However, any collaboration between government agencies, the private sector and international bodies in sharing threats could face obstacles, such as concerns over privacy, bureaucratic complexities, or the lack of standardised protocols for sharing information.

Another challenge involves the need to adapt swiftly to evolving threats with continual updates, training and a proactive approach, which might be difficult to sustain. What works as the best defence one day may become ineffective the next.

Ensuring compliance and consistency in regulations might be another challenge because of differing priorities.

Obtaining ample funding, technological resources and skilled personnel could be challenging, as a shortage of resources might constrain the commission’s ability to execute comprehensive cybersecurity measures and initiatives.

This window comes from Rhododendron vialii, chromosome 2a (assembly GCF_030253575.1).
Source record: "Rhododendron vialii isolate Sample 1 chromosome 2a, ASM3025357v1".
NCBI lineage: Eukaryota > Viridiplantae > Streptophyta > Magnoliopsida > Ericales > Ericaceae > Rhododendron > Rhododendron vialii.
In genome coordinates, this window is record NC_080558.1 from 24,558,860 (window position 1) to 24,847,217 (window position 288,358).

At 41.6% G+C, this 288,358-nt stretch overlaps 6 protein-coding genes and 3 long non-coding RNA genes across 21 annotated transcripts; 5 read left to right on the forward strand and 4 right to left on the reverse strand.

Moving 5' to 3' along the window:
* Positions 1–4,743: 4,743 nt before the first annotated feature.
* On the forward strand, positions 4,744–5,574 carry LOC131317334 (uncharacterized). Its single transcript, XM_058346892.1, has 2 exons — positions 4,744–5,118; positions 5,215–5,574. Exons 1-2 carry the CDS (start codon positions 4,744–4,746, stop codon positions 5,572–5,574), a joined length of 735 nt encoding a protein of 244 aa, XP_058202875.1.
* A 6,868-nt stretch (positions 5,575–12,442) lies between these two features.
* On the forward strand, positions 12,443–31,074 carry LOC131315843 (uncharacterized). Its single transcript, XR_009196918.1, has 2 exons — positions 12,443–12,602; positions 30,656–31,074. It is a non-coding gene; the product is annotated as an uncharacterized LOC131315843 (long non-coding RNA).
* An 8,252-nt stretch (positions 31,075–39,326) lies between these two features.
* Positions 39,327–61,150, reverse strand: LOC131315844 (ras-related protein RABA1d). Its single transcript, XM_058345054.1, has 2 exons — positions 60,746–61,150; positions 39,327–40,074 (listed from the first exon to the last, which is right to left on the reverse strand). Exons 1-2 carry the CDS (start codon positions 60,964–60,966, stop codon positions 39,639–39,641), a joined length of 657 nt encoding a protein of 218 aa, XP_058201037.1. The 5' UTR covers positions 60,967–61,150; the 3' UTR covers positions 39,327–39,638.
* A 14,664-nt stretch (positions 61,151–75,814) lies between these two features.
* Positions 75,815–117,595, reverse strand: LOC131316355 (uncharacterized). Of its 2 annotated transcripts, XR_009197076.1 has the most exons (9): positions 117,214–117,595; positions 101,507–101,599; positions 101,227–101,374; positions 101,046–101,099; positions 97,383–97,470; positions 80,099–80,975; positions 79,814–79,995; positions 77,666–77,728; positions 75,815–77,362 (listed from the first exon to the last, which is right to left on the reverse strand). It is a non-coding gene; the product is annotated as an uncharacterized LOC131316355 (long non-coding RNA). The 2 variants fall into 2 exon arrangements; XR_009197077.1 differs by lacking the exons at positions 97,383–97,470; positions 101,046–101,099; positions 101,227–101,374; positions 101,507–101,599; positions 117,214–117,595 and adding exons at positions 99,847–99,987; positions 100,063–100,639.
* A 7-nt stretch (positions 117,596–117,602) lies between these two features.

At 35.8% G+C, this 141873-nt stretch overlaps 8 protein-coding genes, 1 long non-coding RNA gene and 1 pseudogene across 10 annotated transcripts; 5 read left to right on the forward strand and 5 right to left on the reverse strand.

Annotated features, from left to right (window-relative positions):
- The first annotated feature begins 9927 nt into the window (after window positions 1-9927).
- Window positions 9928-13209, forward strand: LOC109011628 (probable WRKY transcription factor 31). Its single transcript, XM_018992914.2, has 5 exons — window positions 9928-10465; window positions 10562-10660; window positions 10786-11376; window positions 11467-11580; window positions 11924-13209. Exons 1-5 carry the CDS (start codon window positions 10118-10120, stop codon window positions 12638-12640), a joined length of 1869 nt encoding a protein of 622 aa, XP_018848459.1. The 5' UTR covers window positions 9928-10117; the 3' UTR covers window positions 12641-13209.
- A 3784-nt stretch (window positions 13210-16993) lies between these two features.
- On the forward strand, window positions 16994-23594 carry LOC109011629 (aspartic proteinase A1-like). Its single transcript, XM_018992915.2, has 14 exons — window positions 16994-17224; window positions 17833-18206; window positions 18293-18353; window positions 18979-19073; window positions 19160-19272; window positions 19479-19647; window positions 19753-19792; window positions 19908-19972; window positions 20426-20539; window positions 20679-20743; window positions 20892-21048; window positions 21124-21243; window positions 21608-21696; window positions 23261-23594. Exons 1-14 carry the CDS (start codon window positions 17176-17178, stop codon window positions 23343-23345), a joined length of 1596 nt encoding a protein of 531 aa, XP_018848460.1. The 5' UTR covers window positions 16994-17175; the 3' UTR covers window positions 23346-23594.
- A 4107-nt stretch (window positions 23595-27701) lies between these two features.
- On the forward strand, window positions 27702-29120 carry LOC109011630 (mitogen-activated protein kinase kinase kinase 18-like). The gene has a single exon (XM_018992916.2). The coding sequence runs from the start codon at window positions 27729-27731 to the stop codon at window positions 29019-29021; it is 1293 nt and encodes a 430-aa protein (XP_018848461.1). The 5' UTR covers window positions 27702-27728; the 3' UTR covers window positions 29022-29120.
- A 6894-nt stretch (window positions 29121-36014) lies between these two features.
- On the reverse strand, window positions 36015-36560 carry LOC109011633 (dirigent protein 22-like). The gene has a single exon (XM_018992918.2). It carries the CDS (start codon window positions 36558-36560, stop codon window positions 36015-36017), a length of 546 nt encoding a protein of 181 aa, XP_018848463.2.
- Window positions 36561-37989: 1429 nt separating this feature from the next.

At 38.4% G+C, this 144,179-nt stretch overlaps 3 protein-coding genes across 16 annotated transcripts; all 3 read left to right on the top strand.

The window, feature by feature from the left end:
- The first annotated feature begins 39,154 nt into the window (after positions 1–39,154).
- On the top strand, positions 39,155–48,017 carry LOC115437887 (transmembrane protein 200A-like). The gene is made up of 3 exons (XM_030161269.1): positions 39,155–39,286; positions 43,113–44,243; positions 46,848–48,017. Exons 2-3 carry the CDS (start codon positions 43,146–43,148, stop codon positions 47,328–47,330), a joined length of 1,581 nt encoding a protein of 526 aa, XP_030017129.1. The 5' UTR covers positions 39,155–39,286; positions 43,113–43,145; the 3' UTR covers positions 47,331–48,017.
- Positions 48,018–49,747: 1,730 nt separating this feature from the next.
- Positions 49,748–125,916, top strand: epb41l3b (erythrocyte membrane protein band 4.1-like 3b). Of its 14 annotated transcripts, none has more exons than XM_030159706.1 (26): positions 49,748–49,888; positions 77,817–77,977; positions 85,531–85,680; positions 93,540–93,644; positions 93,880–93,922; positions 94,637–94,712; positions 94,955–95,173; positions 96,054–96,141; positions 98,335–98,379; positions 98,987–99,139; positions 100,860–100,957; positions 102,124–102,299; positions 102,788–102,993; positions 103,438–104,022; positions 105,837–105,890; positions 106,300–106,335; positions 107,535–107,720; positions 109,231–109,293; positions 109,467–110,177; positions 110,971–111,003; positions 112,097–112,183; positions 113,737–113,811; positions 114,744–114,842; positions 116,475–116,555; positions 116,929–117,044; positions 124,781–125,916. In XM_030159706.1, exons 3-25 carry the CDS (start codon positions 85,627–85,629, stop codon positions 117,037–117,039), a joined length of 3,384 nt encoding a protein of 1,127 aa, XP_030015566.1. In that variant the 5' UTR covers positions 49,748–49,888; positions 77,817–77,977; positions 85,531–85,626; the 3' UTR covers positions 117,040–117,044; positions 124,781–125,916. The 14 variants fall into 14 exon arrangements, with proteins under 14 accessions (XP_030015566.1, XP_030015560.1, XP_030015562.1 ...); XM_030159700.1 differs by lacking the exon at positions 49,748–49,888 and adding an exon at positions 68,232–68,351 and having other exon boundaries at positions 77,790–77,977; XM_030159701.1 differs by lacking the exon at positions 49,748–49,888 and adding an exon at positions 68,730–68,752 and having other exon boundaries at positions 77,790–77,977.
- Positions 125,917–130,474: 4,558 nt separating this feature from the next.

Malaysia has a distinct cyber landscape, encompassing diverse sectors, technological advancements and evolving threats, including cybercriminals using social engineering and phishing tactics to exploit human vulnerabilities for unauthorised access to sensitive data.

The rise of sophisticated ransomware poses a substantial risk to essential services such as healthcare, finance and government services.

The growing network of interconnected devices, from smart homes to industrial machinery, raises concerns about data privacy and unauthorised access, creating potential vulnerabilities for malicious exploitation.

This tailored approach enables the commission to identify and prioritise critical areas of vulnerability.

These customised policies and frameworks can also serve as a blueprint for cohesive cybersecurity practices across various sectors, fostering a shared understanding of cybersecurity priorities, facilitating standardised practices, and promoting a collective effort towards safeguarding Malaysia’s digital infrastructure.

Tackling the significant shortage of cybersecurity specialists in Malaysia poses a crucial challenge, considering that virtually every industry and sector relies on cybersecurity experts to safeguard and fortify their digital environments.